By Waled Aadnan:
A specter is haunting the Congress party. The specter of obsolescence. The scorching heat of summer may have descended on New Delhi, but cold winds are blowing across 24, Akbar Road as the Grand Old Party of India ruminates on its election reverses last month. In the key state of Uttar Pradesh, the magic wand of Rahul Gandhi had once again come up a cropper. For the second time in just over a year, a state in the Hindi heartland has rejected the charms of the Nehru-Gandhi scion in favour of a regional satrap.
More tests await the Congress party and Mr. Gandhi later this year in Gujarat, Delhi and the Presidential elections. But part one of this year’s electoral tug-of-war has gone decisively against the ruling party. The question then arises that who has it gone in favour of. The answer to that question is uncertain. The main Opposition party, the Bharatiya Janata Party (BJP) only seems weakened by the poll results. Going by party president Mr. Nitin Gadkari’s remark that an election victory in Manipur (where the Congress has won decisively) counts for nothing in the dynamics of national politics, neither does one in Goa (with all due respect to the other small states as well).
If the spoils of war are counted, the big winners from March the Sixth are the Samajwadi Party in Uttar Pradesh, the Shiromani Akali Dal in Punjab and the Trinamool Congress by virtue of its gaining a toehold in Manipur and the greater bargaining power at the Centre it has gained at the expense of a weakened Congress. Coupled with the power enjoyed by regional parties like the Janata Dal (United) in Bihar, the Biju Janata Dal in Orissa and the All India Anna Dravida Munnetra Kazhagam (AIADMK) in Tamil Nadu, it is hard not to notice the wave of regional parties storming to power in state after state. With two-fifths of the total Lok Sabha constituencies belonging to the above mentioned six states, the next general elections promise to change the dynamics of national politics in a major way.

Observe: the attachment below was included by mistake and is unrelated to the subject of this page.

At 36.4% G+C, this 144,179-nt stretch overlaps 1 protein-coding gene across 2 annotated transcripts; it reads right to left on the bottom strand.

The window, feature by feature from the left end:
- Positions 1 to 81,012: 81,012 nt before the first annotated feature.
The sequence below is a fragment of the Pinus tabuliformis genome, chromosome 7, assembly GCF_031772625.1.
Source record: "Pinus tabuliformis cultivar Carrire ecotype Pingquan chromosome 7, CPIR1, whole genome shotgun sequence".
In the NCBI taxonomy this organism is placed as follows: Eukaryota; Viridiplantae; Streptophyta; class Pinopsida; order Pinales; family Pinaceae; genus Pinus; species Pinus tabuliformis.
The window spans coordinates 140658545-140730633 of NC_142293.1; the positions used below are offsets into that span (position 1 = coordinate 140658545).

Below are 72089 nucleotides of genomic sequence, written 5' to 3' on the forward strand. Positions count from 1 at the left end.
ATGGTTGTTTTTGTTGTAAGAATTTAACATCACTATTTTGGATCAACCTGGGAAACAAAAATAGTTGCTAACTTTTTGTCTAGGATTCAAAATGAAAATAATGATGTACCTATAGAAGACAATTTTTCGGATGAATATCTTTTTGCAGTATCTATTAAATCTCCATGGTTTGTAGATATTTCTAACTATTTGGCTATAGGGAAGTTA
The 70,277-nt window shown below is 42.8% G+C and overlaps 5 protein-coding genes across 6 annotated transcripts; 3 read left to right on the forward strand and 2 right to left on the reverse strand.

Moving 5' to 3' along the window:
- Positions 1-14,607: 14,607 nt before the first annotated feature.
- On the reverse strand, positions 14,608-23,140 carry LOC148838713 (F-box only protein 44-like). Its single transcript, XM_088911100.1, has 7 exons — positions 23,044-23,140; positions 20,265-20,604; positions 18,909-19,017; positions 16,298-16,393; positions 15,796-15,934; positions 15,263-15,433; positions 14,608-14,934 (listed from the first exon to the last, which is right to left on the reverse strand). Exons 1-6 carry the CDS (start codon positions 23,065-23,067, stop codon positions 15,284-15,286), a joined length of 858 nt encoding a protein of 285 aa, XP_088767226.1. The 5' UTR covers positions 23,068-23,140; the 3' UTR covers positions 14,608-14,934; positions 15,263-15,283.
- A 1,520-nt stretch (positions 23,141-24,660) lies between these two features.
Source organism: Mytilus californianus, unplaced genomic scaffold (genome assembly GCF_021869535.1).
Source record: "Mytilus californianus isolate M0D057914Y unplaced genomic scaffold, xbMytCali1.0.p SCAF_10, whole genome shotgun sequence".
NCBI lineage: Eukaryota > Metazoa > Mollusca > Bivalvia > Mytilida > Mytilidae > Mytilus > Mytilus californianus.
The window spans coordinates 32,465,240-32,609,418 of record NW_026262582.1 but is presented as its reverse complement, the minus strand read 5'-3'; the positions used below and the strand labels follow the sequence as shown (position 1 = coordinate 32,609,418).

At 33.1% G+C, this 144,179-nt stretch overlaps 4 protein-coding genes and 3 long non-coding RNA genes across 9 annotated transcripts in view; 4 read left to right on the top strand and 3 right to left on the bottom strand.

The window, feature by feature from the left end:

There is no one theory that explains the sudden change in electoral fortunes of the national parties. Their overall gain in the 2009 LS polls had invited opinions that in 2014, the masses would entrust one party with a majority mandate. No one in their sane minds would suggest the same, barely three years down the line. Blame may be attributed to the degeneration of governance under UPA-II or the weakening charm of Mr. Clean Prime Minister Dr. Manmohan Singh or even the anti-corruption movement led by Anna Hazare. A combination of these factors, combined with several others, might come closer to the truth.
One particular perspective of looking at the decline of the national parties is that they have their feet in two boats simultaneously. One of neo-liberal policies in order to woo the crony capitalists who build twenty seven storey mansions in a country where the poverty line is Rs. 28.65 per capita per day, who earn massive super-normal profits through mining on land belonging to the poorest of Indians and acquired through the use of brute state force. The other boat relates to the invoking of communal identities on the basis of religion and caste in order to create vote banks and win elections. The unpopular dichotomy of two Indias which has survived since the days of the British Empire has been metamorphosed into an election strategy that is increasingly being seen through for what it is by an increasingly conscious electorate.
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